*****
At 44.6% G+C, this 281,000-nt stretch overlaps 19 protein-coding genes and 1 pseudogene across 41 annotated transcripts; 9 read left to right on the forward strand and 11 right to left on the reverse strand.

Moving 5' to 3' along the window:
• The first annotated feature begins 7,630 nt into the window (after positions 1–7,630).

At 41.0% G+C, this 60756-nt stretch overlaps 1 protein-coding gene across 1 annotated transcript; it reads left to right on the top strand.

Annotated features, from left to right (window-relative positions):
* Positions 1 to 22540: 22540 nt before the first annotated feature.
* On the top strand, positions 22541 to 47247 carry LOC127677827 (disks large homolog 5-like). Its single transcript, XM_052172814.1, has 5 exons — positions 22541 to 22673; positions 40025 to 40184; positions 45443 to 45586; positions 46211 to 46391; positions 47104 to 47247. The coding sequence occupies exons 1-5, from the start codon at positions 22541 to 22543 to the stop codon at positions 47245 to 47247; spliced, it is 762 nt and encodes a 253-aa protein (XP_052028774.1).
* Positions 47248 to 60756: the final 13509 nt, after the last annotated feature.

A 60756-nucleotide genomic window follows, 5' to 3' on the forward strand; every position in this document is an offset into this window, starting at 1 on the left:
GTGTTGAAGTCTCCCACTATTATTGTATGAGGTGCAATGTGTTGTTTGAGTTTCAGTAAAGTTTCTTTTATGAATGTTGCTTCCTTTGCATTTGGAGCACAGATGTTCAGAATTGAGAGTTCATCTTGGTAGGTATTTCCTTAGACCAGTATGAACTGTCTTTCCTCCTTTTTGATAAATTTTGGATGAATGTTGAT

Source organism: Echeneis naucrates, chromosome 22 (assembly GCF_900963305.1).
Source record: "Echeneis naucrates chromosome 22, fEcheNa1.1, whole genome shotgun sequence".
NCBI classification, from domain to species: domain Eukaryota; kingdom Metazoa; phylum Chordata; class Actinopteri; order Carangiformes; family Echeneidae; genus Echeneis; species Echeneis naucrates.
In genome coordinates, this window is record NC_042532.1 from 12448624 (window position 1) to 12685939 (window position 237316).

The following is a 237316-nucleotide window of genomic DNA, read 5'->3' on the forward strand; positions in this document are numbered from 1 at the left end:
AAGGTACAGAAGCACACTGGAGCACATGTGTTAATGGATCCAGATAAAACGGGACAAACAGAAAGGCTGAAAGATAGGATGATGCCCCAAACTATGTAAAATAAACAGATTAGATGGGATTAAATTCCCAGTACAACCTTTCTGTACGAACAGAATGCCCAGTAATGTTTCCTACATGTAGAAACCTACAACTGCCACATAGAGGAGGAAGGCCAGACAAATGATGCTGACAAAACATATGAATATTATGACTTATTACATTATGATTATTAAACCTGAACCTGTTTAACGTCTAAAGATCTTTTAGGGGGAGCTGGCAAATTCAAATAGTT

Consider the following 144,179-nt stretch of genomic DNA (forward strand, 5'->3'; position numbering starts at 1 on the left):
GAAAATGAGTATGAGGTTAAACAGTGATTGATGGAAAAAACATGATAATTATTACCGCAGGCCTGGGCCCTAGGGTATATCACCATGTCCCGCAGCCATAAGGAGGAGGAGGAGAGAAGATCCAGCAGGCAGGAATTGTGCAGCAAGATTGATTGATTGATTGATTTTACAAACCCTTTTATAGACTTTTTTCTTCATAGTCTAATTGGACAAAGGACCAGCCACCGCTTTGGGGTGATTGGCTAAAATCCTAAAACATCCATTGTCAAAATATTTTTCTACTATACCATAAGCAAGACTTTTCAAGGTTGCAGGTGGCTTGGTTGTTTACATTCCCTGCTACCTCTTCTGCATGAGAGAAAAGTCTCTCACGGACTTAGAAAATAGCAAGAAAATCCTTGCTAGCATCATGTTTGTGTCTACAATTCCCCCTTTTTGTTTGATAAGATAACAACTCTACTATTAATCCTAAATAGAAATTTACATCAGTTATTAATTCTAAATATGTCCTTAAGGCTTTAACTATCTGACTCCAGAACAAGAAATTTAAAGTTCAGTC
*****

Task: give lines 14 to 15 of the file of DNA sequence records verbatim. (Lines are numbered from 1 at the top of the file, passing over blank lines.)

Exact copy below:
In genome coordinates, this window is record NC_042532.1 from 12448624 (window position 1) to 12685939 (window position 237316).

The following is a 237316-nucleotide window of genomic DNA, read 5'->3' on the forward strand; positions in this document are numbered from 1 at the left end: